The main reason that I'm running a module is that I'm rusty. I've run games in the recent past, but I haven't run a FASERIP game in over 20 years. So I thought that it would be a good way for me to ease into the system again. This way the villains, plot, Karma awards, pretty much everything is laid out for me. That doesn't mean that a GM running said module is on autopilot (especially not with the players I have), but it does make things a bit easier since I know where things are going.

Then there's the fact that Classic Marvel Forever exists. This site has EVERYTHING I could want to run my game, and part of that are the adventure modules. The one that I'm running is something that I don't remember ever coming across, and even if I did I wouldn't remember the particulars. The fact that it's the first part of a trilogy helps quite a bit as well, since I can keep the story going if everyone is having as good a time as I am.

For those systems that I'm more comfortable with, I have no problem creating worlds of my own, even just using the published material as a starting point. That can allow me to be more creative, but I do need that solid foundation of being familiar with the rules as a starting point. I don't think I've ever created a full campaign world from scratch, though. The best that I've ever done is base my world on something else.

What about the GM's out there? Do you prefer modules, world building, or some kind of hybrid?

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Thursday, January 3, 2019

Railroading

I've done quite a bit of tabletop role-playing in my life and one of the things that gets on my nerves is "Railroading". For those not familiar with the term, it means a set of situations where the Game Master gives the Players a single option and will not allow any other possibilities. In many instances, this can be handled effectively without making the Players, who are controlling the heroes of the story, feel like they have no agency. Playing around with their suggestions and throwing up barriers works, especially if the GM handles it with good humor.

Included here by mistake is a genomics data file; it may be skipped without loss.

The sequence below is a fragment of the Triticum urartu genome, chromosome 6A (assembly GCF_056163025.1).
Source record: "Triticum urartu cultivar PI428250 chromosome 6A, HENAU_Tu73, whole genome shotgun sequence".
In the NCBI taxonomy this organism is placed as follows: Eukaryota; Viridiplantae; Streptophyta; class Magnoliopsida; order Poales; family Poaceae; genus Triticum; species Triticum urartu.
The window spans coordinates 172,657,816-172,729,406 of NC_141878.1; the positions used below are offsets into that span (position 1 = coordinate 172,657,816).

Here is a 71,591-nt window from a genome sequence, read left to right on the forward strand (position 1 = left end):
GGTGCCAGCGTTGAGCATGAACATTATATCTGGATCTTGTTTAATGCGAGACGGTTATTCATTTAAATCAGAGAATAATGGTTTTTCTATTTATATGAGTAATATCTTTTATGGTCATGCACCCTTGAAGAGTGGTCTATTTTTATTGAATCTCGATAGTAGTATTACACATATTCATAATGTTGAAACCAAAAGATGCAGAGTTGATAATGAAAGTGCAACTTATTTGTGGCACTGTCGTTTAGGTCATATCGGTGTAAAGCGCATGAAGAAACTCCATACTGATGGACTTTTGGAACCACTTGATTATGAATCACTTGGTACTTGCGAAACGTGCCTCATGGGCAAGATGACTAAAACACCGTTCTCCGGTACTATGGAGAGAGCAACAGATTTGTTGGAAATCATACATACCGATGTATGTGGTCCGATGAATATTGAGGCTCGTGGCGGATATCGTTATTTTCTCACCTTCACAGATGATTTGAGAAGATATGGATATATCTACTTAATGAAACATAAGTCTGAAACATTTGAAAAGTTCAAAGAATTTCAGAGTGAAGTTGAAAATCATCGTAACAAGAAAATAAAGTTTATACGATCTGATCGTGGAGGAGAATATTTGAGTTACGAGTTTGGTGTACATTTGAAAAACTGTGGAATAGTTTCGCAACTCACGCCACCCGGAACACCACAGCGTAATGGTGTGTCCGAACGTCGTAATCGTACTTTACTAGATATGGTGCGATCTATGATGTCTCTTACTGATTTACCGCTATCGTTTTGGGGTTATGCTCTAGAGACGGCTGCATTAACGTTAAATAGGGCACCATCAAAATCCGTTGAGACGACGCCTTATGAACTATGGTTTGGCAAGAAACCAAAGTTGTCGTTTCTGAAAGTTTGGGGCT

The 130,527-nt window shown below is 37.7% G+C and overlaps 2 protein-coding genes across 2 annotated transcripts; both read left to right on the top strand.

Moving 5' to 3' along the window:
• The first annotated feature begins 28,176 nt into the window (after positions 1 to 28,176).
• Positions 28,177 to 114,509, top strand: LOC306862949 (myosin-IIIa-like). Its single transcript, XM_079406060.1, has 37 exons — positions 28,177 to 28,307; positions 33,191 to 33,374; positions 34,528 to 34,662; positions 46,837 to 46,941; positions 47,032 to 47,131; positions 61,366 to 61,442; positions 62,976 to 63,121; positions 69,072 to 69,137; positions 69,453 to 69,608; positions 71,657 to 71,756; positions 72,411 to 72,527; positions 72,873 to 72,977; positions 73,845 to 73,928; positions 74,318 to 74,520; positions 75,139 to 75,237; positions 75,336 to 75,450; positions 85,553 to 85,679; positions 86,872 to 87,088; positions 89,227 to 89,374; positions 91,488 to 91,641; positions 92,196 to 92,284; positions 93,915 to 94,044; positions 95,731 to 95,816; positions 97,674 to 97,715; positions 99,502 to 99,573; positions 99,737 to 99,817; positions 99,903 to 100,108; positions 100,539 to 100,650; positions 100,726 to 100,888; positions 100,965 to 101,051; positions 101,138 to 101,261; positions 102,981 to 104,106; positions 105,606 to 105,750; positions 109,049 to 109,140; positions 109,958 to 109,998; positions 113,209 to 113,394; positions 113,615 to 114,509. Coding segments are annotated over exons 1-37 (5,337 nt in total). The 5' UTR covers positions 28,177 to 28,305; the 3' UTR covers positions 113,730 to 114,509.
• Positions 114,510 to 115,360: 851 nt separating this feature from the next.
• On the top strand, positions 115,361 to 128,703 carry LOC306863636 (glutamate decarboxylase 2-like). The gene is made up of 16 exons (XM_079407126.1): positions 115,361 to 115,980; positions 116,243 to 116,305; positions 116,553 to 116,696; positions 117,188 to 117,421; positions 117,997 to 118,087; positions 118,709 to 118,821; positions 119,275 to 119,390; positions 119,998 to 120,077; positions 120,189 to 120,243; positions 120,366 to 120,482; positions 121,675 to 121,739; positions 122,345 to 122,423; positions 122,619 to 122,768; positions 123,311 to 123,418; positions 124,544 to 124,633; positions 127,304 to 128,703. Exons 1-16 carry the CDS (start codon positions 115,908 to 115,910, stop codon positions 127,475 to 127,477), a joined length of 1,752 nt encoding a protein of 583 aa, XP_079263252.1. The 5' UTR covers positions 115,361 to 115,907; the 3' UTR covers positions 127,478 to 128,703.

Several instances of Railroading occur when playing through a module, which is a pre-written adventure. In most of those, there are a few options but only one correct one. The game that I'm running for the Class 1000 podcast is like this, which has certain events in a certain order. I try to work with the players, though, to make sure they feel engaged.

The major issue is with GM's that create their own story and they have such a great idea that the players just HAVE to go this way. Again, this can be handled effectively, but when the GM doesn't even give the possibility of other ways to handle the plot, it causes the players to get frustrated. This leads to a game that is completely against the point of playing. It's supposed to be FUN, but taking away the free will of the characters involved sucks all of the fun out of the experience, meaning that the game will fold sooner rather than later.